Several years ago, I worked for a company that was beginning to experience some significant growing pains brought on by its expansion into the global marketplace. The young company I had joined had grown rapidly in the U.S. and was now looking for a stronger presence internationally. Opportunities to open locations in Europe, Asia and Latin America had triggered a hiring phase unlike any the company had previously experienced and in the eagerness to expand; we overlooked the fact that we were rapidly outgrowing our own infrastructure.
It didn’t take long before the problems became apparent. There was no process in place for on-boarding new employees into a job structure upon hire. Beyond being given a title and assigned a team, they were unclear about their job responsibilities or how to excel in their careers at the company. In addition, there were no detailed job families, so the next step on a career path was not always evident.
Does Everyone Have Their Own Title?
The company now had 1,600 job titles that were shared among 3,000 employees. Talent management was getting exponentially more complex as we grew and the former organizational structure lacked the ability to differentiate between levels of job responsibilities. As staffing needs diverged between locations, employees with the same job title often had completely different roles within their group. This led to employee complaints about the lack of job clarity and hampered their ability to transfer internally. The ambiguity in job responsibilities also hindered the managers and their ability to accurately hire, assess and report on job performance. The company was simply getting too big to operate like a start-up and employees were beginning to walk out the door, frustrated with their work environment. Obviously, changes needed to be made.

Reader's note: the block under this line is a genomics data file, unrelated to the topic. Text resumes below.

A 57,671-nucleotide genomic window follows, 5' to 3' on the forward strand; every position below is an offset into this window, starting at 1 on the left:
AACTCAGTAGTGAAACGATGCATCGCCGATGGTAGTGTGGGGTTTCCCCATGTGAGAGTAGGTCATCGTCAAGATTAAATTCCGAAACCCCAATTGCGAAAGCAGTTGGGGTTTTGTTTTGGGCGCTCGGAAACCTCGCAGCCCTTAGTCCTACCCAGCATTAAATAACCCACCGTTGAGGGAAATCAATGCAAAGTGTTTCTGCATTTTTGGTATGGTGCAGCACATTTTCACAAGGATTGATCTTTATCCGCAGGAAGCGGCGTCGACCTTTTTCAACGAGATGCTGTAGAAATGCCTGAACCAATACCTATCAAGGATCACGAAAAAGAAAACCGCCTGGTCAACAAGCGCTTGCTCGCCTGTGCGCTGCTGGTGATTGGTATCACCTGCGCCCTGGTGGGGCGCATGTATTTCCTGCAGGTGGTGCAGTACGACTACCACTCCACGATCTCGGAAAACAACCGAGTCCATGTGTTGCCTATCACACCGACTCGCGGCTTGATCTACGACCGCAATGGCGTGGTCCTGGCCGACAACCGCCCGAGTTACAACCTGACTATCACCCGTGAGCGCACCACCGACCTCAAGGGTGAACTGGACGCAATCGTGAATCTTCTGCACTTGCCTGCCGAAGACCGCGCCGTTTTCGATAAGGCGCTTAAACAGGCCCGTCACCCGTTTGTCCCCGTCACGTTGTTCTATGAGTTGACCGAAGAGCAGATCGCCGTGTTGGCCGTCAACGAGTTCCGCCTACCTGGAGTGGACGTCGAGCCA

The Process of Global Talent Architecture
To address the situation, the company turned to its Human Resources Department to create a cross functional team and begin the process of global talent architecture. Global talent architecture is the process of planning, designing and creating talent programs that support the business on an international scale. The heart of these new programs relied on a robust, but fluid, job structure that established a strong foundation for talent programs but was flexible enough to change with the growing company. The process took us a little over a year to complete. We overcame several challenges and obstacles that probably could have been avoided had we begun the process earlier, but the end result set the groundwork for the company to prosper in the future.
Less than a year after the project was completed, growth accelerated as workflows streamlined and we had better data and reporting. Employees benefited as the clarification in job roles and accurate assessment of internal talent led to an increase in promotions and mobility within the company. Employee satisfaction and retention increased to the point that we were recognized for several successive years as one of the best places to work in the San Francisco Bay Area. This was all made possible by investing in our HR infrastructure and insuring it grew apace with our business model.
The Importance of a Global Job Structure
Companies with worldwide expansion need the process of global talent architecture to plan and design HR programs that manage diverse employee and business needs. The foundation of HR programs, as well as effective business reporting, is the job structure which is made up of business functions, job families and roles. A job structure leads to vast benefits for the company. Some benefits will be realized immediately such as the improved quality and speed of management data as well as the administration of core HR programs such as talent management, total rewards, and learning and development.
Take a close look at your company’s job structure and ask yourself if it adequately supports your HR programs and business reporting needs. Many companies encourage their leaders to find ways to reduce their operating expenses. Fixing your job structure will do the same thing only better. It will enhance processes across the company by simply improving business reporting so resources can be spent more effectively with higher impact.